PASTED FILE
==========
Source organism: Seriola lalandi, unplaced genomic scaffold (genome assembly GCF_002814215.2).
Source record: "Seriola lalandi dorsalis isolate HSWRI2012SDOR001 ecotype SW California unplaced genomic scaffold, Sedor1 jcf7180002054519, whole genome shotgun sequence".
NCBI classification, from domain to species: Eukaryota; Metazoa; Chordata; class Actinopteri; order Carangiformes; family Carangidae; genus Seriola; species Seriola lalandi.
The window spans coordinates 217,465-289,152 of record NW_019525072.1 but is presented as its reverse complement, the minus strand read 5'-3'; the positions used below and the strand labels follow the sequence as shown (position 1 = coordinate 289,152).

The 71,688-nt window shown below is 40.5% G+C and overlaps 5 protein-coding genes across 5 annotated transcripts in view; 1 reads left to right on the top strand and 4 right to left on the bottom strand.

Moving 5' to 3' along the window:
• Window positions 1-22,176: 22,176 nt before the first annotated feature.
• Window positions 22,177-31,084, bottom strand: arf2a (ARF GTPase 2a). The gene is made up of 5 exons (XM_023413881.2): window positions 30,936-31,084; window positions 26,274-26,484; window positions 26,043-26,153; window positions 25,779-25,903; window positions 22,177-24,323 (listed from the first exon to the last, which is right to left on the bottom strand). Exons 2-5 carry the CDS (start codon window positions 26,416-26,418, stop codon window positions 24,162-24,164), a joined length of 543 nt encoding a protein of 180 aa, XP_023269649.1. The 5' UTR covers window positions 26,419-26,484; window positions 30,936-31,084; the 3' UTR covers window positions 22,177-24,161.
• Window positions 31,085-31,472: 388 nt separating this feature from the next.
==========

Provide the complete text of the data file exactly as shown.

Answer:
Source organism: Seriola lalandi, unplaced genomic scaffold (genome assembly GCF_002814215.2).
Source record: "Seriola lalandi dorsalis isolate HSWRI2012SDOR001 ecotype SW California unplaced genomic scaffold, Sedor1 jcf7180002054519, whole genome shotgun sequence".
NCBI classification, from domain to species: Eukaryota; Metazoa; Chordata; class Actinopteri; order Carangiformes; family Carangidae; genus Seriola; species Seriola lalandi.
The window spans coordinates 217,465-289,152 of record NW_019525072.1 but is presented as its reverse complement, the minus strand read 5'-3'; the positions used below and the strand labels follow the sequence as shown (position 1 = coordinate 289,152).

The 71,688-nt window shown below is 40.5% G+C and overlaps 5 protein-coding genes across 5 annotated transcripts in view; 1 reads left to right on the top strand and 4 right to left on the bottom strand.

Moving 5' to 3' along the window:
• Window positions 1-22,176: 22,176 nt before the first annotated feature.
• Window positions 22,177-31,084, bottom strand: arf2a (ARF GTPase 2a). The gene is made up of 5 exons (XM_023413881.2): window positions 30,936-31,084; window positions 26,274-26,484; window positions 26,043-26,153; window positions 25,779-25,903; window positions 22,177-24,323 (listed from the first exon to the last, which is right to left on the bottom strand). Exons 2-5 carry the CDS (start codon window positions 26,416-26,418, stop codon window positions 24,162-24,164), a joined length of 543 nt encoding a protein of 180 aa, XP_023269649.1. The 5' UTR covers window positions 26,419-26,484; window positions 30,936-31,084; the 3' UTR covers window positions 22,177-24,161.
• Window positions 31,085-31,472: 388 nt separating this feature from the next.